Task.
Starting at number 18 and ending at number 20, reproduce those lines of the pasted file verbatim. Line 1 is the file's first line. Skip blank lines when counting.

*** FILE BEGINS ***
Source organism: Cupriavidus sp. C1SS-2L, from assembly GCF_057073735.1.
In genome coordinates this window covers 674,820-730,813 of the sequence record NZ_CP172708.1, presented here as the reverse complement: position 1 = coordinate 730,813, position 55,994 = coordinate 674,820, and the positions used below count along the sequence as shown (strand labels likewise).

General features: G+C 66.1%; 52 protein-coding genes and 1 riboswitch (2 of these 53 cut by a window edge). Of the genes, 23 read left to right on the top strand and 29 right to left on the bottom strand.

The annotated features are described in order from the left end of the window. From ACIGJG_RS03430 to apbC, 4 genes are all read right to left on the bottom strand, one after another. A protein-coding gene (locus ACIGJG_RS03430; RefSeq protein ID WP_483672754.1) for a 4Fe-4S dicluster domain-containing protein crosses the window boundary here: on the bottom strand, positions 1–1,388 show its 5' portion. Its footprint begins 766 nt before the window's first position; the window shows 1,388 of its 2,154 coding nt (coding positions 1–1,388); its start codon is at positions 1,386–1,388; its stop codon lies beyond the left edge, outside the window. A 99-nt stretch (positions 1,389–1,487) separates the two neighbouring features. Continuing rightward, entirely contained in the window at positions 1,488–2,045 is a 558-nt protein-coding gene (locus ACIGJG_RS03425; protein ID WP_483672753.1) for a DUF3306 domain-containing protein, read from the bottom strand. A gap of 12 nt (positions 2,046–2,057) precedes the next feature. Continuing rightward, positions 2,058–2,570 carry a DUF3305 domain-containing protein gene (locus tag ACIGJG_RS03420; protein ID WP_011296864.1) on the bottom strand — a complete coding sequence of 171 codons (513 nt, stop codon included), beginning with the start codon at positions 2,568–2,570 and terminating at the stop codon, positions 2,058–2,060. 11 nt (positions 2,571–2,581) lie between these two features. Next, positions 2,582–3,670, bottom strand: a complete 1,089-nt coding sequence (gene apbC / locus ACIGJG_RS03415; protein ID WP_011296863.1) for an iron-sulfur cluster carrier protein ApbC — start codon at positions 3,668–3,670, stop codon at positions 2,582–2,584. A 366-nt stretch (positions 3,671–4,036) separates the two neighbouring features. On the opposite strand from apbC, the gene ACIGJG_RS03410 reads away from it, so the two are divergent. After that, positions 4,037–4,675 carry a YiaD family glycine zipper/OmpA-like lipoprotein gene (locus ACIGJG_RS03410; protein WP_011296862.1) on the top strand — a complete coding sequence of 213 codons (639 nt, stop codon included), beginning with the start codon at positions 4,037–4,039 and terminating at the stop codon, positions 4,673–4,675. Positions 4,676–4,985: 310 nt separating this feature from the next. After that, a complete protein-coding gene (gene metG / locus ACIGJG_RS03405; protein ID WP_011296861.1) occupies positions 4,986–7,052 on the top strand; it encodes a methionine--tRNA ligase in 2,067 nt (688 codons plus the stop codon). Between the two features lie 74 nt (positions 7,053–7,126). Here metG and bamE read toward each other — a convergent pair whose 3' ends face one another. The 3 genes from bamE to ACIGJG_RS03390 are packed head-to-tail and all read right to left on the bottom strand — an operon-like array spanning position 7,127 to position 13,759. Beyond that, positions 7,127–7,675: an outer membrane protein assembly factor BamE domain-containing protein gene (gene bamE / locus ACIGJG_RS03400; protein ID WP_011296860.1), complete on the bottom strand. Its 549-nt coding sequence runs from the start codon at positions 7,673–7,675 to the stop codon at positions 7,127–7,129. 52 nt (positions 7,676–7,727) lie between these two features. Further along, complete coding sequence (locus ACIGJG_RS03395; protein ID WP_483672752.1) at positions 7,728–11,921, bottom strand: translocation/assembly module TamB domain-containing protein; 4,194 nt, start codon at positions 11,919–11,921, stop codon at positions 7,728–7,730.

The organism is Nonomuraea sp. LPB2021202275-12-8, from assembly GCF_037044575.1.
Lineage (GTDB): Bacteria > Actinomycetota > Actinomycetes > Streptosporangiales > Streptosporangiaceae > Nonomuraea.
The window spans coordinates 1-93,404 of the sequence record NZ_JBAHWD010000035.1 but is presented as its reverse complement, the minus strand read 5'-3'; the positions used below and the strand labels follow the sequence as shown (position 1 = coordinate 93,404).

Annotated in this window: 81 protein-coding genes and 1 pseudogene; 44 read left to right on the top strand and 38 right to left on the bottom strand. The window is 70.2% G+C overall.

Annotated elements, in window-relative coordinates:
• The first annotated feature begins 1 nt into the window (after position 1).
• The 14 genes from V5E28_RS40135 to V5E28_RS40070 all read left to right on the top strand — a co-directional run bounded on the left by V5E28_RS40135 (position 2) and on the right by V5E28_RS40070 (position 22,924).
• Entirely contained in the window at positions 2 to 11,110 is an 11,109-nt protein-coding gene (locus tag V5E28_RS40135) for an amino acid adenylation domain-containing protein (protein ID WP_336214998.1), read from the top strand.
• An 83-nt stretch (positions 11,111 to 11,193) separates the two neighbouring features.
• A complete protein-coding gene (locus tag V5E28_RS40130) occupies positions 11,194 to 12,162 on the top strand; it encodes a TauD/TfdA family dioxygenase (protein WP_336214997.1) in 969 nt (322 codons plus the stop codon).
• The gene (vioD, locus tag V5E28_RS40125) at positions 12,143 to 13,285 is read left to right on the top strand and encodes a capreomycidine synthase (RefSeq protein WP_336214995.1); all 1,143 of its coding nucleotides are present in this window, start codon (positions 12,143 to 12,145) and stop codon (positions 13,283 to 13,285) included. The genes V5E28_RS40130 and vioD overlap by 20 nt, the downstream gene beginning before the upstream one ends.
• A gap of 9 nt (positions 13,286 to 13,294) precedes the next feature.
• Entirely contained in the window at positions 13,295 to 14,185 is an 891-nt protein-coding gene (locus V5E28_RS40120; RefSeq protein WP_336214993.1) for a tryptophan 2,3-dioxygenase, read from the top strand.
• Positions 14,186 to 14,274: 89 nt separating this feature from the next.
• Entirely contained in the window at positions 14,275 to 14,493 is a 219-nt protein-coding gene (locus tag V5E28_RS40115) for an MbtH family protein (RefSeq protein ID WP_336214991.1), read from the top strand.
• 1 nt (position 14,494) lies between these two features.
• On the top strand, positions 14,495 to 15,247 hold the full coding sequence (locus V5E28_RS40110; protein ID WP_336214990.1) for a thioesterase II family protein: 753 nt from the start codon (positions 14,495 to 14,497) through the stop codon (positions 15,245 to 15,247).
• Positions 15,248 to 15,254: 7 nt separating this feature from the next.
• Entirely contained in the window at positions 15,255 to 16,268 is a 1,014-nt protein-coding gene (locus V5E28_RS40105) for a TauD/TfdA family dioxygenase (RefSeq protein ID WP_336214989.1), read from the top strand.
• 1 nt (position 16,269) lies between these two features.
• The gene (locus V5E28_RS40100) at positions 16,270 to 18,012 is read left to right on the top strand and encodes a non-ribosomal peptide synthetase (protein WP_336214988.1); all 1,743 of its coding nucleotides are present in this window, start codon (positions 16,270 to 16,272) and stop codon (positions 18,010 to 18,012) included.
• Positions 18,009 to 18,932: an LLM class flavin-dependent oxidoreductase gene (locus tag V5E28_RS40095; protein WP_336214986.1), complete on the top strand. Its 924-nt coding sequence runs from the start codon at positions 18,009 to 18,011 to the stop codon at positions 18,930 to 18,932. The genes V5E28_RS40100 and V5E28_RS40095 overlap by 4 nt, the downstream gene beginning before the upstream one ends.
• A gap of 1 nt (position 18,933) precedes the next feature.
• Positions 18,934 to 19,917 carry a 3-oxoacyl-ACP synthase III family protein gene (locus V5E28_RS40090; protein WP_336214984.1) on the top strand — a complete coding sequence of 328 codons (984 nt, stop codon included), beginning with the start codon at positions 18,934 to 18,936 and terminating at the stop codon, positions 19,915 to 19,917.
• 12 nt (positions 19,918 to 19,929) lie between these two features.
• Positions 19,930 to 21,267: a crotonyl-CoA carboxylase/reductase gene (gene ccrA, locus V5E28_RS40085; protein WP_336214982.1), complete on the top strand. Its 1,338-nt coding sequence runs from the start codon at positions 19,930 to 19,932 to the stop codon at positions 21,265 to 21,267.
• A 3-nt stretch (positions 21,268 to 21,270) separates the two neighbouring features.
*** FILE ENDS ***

• Positions 14,186 to 14,274: 89 nt separating this feature from the next.
• Entirely contained in the window at positions 14,275 to 14,493 is a 219-nt protein-coding gene (locus tag V5E28_RS40115) for an MbtH family protein (RefSeq protein ID WP_336214991.1), read from the top strand.
• 1 nt (position 14,494) lies between these two features.